From the early 90s right up to the release of his latest album Made In JamaicaBob Sinclar has paid his dues and cemented his status as the king of genre-bending Parisian dance music. From the massive Gym Tonicto his seminal work with Thomas Bangaltar, Bob's music played a huge part in the rise of the filtered disco movement. His numerous remixes across the board and his various international projects, spanning work with the cream of the US crop to a full on Afro-beat project have prevented him ever falling into any pigeon holes or becoming predictable in any way over his ten-plus years at the top of his game.
With his new album a raggae-house affair, featuring callaborations from Shaggy, Queen Ifrica and Steve Edwards, it, as would be expected from Bob, sounds nothing like anything else he's done whilst still somehow retaining a distinct Bob Sinclar vibe. Don’t Panic held him down for brief chat from across the Atlantic where he's already getting into producing his fifth studio album.
You are always pretty diverse with your influences, what attracted to you to the reggae sound for the remix album?
Made in Jamaica started out a side project between me and the legendary reggae producer Sly&Robbie. I wanted to make a 'best of' with all my songs remixed into original roots reggae. The idea was to try and re-discover my old songs with a different mood, very Peace and Love. There are also two unreleased tracks featuring Shaggy and Ben Onono on the album. The key was my first trip to Kingston with Gary Pine, the singer on Love Generation. We wanted to try to bring my music into another world.
You've hooked up some pretty impressive guest vocalists and co-producers for the album, had you had this in the pipeline for a long time? I can see the idea surfacing during the whole Africa thing.
I have been regularly visiting Jamaica since I was five years old now and have met many amazingly talented artists, always constantly working. It's a pleasure to be there because of the creativity of the place. I just wanted to take the best of that sound and their culture and mix it with my own dance music sound. We have a huge African community in France and I'm sure it shows as a great influence in my music. I love mash ups and I created Project Africanism along with DJ Gregory to represent that and give our DJs something different to play in their sets. It was always DJ and club oriented at first, then the concern with it being radio friendly. It's great that you're doing real collaborations instead of just layering vocals over something made for the floor like a lot of people seem to be doing these days. I'm guessing with someone that's been into things for as long as you have going to other countries and these sort of diverse collaborations are necessary to keep the music interesting, to your perceived audience and yourself also. I love all kinds of Dance Music from Hip-hop to Disco. I love the vibe of this music as something just to dance on, don’t intellectualize anything. The emotions I have in a studio in creating a song are like a drug, searching constantly this moment of happiness, the moment where I will find the key of this Puzzle. I love to see people happy on the dancefloor singing the song with a smile on their face.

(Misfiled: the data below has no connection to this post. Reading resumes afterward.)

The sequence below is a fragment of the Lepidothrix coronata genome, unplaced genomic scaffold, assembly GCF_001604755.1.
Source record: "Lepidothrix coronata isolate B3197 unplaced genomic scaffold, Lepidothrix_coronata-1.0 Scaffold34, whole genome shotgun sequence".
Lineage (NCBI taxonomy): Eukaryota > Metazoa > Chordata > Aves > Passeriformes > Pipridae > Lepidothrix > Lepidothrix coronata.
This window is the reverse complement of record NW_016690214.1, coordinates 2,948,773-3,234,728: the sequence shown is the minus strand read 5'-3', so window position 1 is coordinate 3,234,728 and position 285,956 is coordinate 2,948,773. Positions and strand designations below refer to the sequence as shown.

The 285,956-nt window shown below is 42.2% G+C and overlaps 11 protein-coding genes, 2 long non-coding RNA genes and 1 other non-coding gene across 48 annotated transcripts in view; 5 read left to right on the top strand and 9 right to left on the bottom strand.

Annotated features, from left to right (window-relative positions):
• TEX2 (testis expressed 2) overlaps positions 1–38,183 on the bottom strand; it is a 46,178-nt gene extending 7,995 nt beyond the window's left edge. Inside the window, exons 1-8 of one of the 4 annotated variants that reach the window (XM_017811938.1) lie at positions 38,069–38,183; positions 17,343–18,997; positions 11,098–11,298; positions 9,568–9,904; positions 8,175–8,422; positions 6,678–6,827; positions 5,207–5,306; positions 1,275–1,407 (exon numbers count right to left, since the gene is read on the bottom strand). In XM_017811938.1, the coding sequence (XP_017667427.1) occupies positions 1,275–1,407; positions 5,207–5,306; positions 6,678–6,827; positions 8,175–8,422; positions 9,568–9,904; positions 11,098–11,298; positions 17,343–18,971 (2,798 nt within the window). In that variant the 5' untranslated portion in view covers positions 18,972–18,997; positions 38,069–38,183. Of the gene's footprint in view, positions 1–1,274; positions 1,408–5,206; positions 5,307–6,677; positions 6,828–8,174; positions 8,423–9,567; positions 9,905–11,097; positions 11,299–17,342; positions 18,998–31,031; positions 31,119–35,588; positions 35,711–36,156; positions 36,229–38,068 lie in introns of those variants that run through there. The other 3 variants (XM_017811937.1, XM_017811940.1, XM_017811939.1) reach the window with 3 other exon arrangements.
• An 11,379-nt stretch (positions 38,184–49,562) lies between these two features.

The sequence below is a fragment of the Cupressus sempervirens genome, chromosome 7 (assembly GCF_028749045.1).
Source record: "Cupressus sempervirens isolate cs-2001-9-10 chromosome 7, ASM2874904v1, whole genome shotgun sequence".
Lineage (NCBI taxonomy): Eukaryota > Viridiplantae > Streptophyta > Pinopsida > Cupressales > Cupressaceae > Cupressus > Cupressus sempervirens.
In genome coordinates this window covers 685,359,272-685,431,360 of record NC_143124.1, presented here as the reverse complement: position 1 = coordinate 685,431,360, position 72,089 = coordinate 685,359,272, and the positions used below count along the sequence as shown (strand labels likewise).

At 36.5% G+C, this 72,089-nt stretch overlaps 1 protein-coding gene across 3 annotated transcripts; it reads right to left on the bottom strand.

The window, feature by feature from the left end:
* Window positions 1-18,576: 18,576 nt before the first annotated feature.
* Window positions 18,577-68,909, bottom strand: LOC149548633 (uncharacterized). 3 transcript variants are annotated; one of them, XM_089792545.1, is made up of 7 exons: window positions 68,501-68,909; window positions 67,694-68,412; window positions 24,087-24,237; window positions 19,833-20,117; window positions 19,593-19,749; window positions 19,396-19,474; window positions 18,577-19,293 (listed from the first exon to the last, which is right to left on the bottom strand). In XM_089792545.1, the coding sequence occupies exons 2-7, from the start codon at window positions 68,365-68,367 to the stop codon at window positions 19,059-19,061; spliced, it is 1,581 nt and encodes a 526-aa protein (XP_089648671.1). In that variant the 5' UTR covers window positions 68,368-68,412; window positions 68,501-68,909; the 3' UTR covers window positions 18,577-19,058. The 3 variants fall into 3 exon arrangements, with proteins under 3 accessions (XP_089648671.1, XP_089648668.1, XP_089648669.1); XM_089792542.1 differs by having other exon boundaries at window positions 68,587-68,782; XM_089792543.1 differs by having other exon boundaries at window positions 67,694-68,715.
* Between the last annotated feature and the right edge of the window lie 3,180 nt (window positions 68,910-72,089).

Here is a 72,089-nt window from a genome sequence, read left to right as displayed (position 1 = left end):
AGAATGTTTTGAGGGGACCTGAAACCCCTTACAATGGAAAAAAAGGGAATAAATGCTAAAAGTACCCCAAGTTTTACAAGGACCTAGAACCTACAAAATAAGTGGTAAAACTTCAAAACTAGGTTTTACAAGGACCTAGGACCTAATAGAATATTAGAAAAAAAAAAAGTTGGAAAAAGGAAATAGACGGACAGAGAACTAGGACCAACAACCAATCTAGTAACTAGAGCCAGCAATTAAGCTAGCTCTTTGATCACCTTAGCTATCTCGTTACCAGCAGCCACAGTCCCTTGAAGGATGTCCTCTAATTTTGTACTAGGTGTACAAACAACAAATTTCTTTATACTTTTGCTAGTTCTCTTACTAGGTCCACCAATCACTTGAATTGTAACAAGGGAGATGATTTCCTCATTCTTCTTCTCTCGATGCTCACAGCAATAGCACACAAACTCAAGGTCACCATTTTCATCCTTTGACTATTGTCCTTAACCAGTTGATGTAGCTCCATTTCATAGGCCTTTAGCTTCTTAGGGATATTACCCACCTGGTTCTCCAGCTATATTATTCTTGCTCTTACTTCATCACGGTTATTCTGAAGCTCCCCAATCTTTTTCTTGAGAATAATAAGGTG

What was it like living day-to-day in Jamaica to mix the album, did you enjoy the island, the people?
It took a full three days to even get started on any music because we couldn't understand each other! When I arrived at the studio they had a synthesizer set up for me, they didn’t know that I wanted to make music the way they used to do it back in the 80s. I got the legendary dream team: Sly Dumbar on Drums, Robbie Shakespear on Bass, Micky Chung on guitar, Sticky Thompson on percussion, Robbie Lyn on Keys. As I was leaving my hotel I also bumped into Grace Jones! I got her to come by the studio as Sly and Robbie are her friends but we didn't end up getting anything down, it was good to meet her though as she's always been so iconic.
A few house and dance people have been making big waves with collaborations with huge commercial artists of late, is this something you're shying away from or are we going to see Bob Sinclair with P Diddy or Beyonce, etc?
I would always want to be more fresh, never associating with big name producers and stars just for the sake of the name. I only look to do collaborations with artists I truly love. Of course a lot of big US artists are calling European producers now, it looks like the way to go but I was never into giving my sound over to pop artists. I am first and foremost a DJ, not a studio producer, as a DJ I am an artist myself. I am open to any collaboration if the vibe is right but the vibe is all that matters to me, not fame or commercial success.
We're looking forward to the videos for these tunes as your videos are generally pretty awesome, what should we be expecting?
Image is extremely important today, the CD is dying and Youtube has exploded. Since the start of my career I have played around with my image, creating a funny and sexy sort of character. I always put a lot of thought into the artists I work with on videos and photoshoots. Having said that, this album was never supposed to be an overtly commercial project so I am not going to be doing tons of videos. I'm doing one with Shaggy for I Wanna which is going to be a Miami club type thing with all the girls and the rest, and for Rainbow of Love with Ben Onomo I want to do a Roger Glover style 80s animation thing.
What direction are you looking to take next?
I am working on my fifth Studio album now, back to basics this time it's totally dancefloor oriented. Why not to come back to French Touch? And 2,3,4,5,6,7,8 and back, back, back...
Bob Sinclar: Made in Jamaica
Interview with the king of Parisian dance music
Written by Seun Mustapha / 04 Oct 2010 - dontpaniconline.com